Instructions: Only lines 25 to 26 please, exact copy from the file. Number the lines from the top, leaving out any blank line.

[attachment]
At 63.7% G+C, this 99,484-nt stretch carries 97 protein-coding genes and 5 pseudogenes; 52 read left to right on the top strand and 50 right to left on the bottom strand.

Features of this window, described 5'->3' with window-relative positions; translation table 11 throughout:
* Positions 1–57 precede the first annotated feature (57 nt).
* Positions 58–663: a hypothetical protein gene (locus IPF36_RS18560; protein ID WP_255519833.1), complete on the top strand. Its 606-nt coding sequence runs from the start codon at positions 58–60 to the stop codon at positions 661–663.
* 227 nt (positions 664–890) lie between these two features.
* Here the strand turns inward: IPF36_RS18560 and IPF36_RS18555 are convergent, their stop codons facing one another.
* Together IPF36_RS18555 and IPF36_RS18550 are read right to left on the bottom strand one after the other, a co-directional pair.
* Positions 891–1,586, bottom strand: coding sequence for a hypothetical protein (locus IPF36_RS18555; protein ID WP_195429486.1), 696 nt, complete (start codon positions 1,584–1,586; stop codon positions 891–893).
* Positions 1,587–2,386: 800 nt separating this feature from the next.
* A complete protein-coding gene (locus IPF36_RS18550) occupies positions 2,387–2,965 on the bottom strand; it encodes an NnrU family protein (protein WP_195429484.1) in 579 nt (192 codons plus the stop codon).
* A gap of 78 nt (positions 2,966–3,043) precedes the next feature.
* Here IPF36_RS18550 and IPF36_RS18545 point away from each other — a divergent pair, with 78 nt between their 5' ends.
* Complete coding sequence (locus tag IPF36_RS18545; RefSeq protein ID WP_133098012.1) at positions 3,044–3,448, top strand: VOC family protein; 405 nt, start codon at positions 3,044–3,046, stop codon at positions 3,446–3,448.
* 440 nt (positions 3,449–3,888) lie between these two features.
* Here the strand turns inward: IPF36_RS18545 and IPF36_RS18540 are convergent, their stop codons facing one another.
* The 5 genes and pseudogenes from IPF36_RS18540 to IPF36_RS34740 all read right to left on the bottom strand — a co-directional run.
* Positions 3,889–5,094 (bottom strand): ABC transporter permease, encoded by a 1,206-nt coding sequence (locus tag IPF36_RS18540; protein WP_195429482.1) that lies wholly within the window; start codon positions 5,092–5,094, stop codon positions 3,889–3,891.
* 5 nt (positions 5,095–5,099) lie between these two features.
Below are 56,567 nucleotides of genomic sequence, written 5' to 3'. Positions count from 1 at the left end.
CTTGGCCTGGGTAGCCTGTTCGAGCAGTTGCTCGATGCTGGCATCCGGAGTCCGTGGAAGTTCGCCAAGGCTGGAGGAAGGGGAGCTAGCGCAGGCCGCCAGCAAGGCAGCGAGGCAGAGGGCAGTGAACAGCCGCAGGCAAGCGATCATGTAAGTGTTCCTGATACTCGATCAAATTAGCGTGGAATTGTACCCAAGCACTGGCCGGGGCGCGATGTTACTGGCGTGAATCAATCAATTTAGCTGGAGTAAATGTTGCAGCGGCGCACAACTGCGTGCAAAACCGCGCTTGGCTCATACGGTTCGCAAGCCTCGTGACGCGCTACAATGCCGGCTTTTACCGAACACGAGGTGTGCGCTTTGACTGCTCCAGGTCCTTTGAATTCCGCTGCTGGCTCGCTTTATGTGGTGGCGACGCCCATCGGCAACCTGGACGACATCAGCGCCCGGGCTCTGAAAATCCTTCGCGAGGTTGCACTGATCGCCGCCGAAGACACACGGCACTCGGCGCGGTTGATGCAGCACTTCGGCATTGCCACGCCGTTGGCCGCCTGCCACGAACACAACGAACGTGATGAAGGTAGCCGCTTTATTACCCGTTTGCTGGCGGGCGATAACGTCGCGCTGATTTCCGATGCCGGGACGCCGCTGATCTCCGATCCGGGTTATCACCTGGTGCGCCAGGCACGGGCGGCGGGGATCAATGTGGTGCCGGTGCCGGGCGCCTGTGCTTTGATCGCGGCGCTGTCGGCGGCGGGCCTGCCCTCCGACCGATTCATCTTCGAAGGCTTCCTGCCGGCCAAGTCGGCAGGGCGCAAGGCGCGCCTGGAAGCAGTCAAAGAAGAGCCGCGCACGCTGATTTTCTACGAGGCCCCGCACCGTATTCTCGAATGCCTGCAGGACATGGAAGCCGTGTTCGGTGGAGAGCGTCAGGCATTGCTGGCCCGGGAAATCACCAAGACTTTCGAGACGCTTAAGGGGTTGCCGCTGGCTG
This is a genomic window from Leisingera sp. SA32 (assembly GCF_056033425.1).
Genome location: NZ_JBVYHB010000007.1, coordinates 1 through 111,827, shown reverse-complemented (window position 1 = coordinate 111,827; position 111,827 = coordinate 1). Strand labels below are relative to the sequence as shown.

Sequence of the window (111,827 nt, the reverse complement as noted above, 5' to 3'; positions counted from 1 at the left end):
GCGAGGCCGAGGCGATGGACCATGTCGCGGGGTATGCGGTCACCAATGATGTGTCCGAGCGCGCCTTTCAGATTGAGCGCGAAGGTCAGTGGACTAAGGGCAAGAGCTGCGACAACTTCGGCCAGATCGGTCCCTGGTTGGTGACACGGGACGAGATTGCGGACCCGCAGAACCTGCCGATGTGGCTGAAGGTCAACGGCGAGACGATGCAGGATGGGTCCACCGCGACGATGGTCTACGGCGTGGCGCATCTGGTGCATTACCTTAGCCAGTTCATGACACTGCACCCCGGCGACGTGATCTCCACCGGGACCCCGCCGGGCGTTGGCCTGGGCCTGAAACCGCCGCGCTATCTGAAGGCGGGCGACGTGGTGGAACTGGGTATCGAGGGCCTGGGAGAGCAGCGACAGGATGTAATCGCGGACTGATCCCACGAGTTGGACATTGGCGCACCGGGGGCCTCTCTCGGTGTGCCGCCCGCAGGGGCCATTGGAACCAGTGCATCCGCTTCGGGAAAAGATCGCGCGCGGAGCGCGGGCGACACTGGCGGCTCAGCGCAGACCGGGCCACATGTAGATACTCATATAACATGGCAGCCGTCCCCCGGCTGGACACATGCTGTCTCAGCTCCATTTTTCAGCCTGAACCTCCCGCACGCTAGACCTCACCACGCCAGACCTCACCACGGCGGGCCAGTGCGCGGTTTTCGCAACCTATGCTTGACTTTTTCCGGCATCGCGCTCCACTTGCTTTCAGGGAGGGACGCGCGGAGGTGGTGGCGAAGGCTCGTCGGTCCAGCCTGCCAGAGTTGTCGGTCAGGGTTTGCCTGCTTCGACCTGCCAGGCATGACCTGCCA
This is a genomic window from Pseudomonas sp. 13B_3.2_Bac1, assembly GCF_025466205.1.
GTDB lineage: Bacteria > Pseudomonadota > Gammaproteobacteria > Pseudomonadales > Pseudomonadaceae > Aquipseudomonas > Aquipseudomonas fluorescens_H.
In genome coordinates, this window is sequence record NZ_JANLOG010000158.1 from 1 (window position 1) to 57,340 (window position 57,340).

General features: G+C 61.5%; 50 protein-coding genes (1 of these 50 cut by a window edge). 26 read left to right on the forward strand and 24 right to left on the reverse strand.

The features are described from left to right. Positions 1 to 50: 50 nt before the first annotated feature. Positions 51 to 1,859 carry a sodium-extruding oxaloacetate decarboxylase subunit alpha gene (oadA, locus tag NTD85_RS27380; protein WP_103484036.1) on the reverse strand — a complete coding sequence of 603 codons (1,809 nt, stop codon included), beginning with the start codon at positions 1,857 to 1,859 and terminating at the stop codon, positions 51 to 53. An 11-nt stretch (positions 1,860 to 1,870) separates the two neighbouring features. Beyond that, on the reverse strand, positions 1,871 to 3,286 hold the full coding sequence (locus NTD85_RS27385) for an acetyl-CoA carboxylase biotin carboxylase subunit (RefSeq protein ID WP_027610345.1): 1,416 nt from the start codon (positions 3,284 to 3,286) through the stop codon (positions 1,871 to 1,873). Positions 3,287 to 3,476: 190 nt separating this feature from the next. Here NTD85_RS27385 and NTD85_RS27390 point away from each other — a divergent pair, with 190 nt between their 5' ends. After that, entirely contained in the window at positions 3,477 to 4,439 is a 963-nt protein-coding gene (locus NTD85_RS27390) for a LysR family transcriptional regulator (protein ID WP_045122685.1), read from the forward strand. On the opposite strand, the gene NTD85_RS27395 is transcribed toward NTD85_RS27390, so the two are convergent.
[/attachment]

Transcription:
This is a genomic window from Pseudomonas sp. 13B_3.2_Bac1, assembly GCF_025466205.1.
GTDB lineage: Bacteria > Pseudomonadota > Gammaproteobacteria > Pseudomonadales > Pseudomonadaceae > Aquipseudomonas > Aquipseudomonas fluorescens_H.